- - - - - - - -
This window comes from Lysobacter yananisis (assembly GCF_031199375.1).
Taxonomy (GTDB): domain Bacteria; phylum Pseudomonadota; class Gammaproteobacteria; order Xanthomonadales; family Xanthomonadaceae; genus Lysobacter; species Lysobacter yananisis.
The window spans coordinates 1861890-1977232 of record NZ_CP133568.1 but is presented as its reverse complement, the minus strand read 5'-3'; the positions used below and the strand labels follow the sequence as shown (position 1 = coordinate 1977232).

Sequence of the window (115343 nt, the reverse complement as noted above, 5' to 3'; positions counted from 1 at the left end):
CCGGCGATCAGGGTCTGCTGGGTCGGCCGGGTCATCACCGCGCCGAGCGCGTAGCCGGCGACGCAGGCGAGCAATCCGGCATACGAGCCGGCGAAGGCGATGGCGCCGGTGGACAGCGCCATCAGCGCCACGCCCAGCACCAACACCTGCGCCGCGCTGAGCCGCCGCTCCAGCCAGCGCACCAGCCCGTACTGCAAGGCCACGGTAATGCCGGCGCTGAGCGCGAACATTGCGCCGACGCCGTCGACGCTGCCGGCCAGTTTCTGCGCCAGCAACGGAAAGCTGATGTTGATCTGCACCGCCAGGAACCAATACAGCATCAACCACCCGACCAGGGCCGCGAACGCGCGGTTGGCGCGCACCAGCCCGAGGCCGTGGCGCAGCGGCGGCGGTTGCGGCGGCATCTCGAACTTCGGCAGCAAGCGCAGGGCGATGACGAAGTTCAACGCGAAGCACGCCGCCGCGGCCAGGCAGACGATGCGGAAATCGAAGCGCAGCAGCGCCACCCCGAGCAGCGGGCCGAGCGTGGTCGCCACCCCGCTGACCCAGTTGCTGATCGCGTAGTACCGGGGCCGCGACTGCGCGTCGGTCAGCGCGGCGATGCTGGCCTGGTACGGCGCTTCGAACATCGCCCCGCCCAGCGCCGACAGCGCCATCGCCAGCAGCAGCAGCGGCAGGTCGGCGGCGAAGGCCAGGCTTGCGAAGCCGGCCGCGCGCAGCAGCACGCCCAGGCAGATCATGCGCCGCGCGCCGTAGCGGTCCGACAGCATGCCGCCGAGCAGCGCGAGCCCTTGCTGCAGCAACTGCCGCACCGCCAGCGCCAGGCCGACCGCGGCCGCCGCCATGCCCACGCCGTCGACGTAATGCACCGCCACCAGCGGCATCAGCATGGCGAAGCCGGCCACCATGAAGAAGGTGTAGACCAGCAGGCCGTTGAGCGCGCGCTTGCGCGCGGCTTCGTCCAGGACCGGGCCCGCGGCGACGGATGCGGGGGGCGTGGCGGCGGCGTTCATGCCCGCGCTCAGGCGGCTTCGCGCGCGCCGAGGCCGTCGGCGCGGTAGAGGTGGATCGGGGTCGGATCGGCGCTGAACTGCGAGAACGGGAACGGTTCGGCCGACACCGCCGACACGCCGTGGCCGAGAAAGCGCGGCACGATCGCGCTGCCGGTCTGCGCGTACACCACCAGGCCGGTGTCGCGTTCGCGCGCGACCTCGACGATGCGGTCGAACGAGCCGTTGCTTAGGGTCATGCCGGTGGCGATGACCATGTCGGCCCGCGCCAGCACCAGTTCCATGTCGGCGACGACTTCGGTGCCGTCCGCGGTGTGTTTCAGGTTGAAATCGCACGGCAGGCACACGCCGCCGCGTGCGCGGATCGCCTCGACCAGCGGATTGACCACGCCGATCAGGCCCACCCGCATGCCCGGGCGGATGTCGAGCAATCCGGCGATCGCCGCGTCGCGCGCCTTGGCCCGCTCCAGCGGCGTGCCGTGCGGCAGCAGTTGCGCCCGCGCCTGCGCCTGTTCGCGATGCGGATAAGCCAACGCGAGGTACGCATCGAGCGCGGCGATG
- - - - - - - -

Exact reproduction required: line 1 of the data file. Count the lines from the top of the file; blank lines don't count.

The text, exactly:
This window comes from Lysobacter yananisis (assembly GCF_031199375.1).